2023 Tax Planning: Excess Business Losses of Noncorporate Taxpayers
Under the CARES Act, the limitation on excess business losses for shareholders and partners of pass-through businesses and sole proprietors applies to tax years beginning after December 31, 2020 and before January 1, 2026. Under the Inflation Reduction Act of 2022, the limitation is now extended until January 1, 2029.
An “excess business loss” is the excess of a taxpayer’s aggregate deductions for the tax year from its trade or businesses over the aggregate gross income or gain for the tax year from those trades or businesses plus for 2023 $289,000 ($578,000 for joint return filers). For tax years beginning after December 31, 2017, the excess is determined without regard to any deductions, gross income, or gains attributable to any trade or business of performing services as an employee.
A “trade or business” can include, but is not limited to, Schedule F and Schedule C activities, an activity reported on Form 4835, and other business activities reported on Schedule E. Business gains and losses reported on Form 4797 and Form 8949 can be included in the excess business loss calculation. They also include pass-thru income and losses attributable to a trade or business. This includes farming losses from casualty losses or losses by reason of disease or drought.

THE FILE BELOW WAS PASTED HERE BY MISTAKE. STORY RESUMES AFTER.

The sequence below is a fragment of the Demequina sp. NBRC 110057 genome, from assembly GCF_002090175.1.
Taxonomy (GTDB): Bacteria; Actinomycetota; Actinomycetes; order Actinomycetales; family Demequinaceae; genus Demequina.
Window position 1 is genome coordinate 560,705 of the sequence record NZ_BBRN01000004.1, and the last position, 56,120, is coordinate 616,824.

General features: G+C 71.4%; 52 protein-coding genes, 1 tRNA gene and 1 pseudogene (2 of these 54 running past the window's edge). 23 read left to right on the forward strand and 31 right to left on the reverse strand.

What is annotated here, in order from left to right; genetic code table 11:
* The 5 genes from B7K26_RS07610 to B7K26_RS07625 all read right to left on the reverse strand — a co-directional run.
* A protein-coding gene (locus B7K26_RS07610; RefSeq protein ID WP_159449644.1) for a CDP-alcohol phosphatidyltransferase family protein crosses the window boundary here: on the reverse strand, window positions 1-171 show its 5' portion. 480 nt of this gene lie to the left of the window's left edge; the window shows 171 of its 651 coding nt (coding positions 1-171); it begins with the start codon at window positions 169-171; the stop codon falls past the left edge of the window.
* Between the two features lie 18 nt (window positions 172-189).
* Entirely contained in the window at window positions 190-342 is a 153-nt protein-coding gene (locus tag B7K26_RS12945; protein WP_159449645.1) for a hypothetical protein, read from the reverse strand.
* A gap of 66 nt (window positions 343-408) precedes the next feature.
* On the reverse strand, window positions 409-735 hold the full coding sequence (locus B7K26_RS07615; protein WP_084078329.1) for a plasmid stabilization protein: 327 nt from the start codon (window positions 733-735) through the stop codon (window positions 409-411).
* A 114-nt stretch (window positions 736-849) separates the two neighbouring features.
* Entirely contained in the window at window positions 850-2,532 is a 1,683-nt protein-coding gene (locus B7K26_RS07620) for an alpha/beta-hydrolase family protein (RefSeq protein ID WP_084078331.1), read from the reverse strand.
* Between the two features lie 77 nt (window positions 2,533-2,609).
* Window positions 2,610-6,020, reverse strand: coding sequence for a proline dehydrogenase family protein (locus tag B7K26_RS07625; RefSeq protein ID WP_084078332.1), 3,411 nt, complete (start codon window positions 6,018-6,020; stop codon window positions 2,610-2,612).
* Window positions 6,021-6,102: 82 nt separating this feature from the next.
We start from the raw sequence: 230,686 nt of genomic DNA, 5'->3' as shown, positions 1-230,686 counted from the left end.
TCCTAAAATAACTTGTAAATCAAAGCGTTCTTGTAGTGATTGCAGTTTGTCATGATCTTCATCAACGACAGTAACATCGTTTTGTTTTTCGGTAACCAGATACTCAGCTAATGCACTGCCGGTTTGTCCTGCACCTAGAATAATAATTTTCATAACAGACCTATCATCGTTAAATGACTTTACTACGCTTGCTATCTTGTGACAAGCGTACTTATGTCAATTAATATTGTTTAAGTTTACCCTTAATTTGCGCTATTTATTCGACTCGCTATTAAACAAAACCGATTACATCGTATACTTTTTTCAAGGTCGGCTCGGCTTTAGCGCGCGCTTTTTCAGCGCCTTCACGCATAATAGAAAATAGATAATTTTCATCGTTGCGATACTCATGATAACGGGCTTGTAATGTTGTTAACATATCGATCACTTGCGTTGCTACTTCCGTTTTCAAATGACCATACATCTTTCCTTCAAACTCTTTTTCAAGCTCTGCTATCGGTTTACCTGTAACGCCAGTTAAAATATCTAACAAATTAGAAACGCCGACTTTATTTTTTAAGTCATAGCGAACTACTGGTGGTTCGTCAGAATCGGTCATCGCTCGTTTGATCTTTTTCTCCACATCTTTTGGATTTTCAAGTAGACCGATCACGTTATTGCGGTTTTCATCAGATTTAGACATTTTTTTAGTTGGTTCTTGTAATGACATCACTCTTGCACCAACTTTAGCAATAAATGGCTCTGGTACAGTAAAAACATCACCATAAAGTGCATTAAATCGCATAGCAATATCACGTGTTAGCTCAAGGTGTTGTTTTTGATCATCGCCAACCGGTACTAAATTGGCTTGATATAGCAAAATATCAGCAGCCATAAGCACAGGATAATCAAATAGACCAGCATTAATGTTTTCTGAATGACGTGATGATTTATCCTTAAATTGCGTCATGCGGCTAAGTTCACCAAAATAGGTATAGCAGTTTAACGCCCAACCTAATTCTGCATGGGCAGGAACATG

Before applying the excess business loss rule, noncorporate taxpayers must apply the at-risk rules and the passive activity loss rules. The excess loss is also added back into income on the taxpayer’s individual income tax return, which in effect reduces the total loss shown on other parts of the return from the taxpayer’s business(es).
Net operating loss (NOL) carryover and treatment.
Noncorporate taxpayers must treat any disallowed excess business losses as a net operating loss (NOL) carryover to the following tax year. Partnerships, S corporations, and fiduciaries apply the excess business loss rules at the shareholder level. Additional limits may restrict the use of NOLs in the carryover year.
The carryforward period is unlimited for NOLs arising in tax years beginning after 2020. However, the carryforward that arose in a post 2017 tax year may only offset 80 percent of taxable income. However, the 80 percent limitation does not apply to non-life insurance companies. There is no carryback period, except for farming losses and non-life insurance company losses, which have a two-year carryback period.
Please call our office (214-731-7664) to review your loss carryovers to determine utilization of excess business losses and opportunities to increase your cash flow. We are here to assist you.